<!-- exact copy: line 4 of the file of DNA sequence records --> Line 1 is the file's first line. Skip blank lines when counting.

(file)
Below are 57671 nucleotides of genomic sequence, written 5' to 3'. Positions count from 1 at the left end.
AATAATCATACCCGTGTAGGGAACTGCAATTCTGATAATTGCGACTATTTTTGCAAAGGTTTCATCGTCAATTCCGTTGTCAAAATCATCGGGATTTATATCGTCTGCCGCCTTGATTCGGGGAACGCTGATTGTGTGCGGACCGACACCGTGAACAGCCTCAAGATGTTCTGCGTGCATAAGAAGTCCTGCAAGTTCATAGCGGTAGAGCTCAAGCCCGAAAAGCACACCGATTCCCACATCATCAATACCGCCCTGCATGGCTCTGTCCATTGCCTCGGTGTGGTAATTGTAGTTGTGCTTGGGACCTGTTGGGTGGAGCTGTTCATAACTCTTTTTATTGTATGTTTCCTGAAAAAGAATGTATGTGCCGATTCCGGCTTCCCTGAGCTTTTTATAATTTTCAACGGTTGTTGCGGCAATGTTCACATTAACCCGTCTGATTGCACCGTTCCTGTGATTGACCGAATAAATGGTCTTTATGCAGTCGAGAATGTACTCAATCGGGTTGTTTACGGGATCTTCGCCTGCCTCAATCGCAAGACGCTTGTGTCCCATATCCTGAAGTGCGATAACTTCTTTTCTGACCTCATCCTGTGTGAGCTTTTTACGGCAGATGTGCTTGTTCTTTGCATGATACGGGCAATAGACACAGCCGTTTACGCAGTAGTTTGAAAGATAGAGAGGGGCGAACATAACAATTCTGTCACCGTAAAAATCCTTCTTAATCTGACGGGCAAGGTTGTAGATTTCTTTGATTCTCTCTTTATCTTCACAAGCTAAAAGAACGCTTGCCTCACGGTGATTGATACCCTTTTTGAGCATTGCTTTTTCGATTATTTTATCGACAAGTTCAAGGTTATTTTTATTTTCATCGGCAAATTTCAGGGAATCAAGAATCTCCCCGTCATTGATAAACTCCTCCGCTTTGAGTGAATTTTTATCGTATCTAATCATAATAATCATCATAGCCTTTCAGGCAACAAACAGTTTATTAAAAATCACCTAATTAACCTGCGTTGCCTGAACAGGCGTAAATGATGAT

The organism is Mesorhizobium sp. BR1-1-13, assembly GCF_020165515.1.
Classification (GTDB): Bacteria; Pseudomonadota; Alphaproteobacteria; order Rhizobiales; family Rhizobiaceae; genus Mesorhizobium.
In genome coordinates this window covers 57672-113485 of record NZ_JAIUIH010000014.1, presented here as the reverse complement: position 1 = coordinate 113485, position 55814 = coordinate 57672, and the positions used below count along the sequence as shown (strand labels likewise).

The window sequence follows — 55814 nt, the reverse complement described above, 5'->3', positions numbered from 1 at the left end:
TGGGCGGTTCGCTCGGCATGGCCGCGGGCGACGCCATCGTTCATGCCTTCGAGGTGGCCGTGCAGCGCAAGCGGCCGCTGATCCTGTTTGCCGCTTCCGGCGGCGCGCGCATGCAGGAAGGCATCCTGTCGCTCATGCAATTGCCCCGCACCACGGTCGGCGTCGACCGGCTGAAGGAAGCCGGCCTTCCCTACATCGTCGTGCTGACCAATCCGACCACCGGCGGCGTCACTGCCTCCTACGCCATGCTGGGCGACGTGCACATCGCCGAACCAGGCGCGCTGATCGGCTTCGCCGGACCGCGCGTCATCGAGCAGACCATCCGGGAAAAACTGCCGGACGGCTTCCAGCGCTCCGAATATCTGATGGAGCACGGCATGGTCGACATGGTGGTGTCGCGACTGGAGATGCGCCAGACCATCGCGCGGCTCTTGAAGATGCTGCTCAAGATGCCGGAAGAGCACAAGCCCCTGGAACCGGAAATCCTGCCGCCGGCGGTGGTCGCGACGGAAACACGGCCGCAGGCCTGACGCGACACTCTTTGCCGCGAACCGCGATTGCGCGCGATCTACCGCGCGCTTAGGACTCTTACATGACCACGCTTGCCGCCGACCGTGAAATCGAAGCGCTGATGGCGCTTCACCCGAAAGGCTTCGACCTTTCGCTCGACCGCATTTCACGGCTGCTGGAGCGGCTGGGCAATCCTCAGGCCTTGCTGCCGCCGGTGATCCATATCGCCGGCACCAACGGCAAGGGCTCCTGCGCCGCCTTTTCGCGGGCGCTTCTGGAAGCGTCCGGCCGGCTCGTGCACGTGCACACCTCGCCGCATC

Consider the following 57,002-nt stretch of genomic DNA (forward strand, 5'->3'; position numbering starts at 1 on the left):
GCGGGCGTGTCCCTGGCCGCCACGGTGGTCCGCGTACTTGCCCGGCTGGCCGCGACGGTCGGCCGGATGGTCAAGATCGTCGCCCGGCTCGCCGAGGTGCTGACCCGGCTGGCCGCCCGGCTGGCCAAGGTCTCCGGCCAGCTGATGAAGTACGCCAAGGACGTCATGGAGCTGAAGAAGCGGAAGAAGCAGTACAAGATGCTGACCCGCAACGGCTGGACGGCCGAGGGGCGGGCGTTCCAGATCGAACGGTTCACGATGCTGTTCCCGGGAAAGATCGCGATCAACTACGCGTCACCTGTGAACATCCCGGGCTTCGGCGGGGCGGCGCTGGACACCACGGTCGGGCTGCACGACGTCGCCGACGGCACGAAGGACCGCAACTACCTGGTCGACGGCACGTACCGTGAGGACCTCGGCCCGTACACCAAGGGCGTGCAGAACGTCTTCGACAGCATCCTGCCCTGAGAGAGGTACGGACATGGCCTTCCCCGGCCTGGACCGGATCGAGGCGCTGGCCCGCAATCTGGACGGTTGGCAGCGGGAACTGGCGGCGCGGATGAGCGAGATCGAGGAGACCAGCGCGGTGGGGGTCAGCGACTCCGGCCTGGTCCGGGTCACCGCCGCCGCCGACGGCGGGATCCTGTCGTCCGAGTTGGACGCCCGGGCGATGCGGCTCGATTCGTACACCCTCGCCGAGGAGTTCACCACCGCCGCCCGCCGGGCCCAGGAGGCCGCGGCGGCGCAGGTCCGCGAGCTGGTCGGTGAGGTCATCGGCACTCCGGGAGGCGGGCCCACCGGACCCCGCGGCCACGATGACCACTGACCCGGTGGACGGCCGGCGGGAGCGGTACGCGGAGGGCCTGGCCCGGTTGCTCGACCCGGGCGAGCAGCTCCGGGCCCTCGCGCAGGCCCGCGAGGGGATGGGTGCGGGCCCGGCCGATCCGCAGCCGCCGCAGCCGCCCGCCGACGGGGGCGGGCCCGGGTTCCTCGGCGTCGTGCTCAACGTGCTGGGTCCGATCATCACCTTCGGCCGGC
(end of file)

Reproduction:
Classification (GTDB): Bacteria; Pseudomonadota; Alphaproteobacteria; order Rhizobiales; family Rhizobiaceae; genus Mesorhizobium.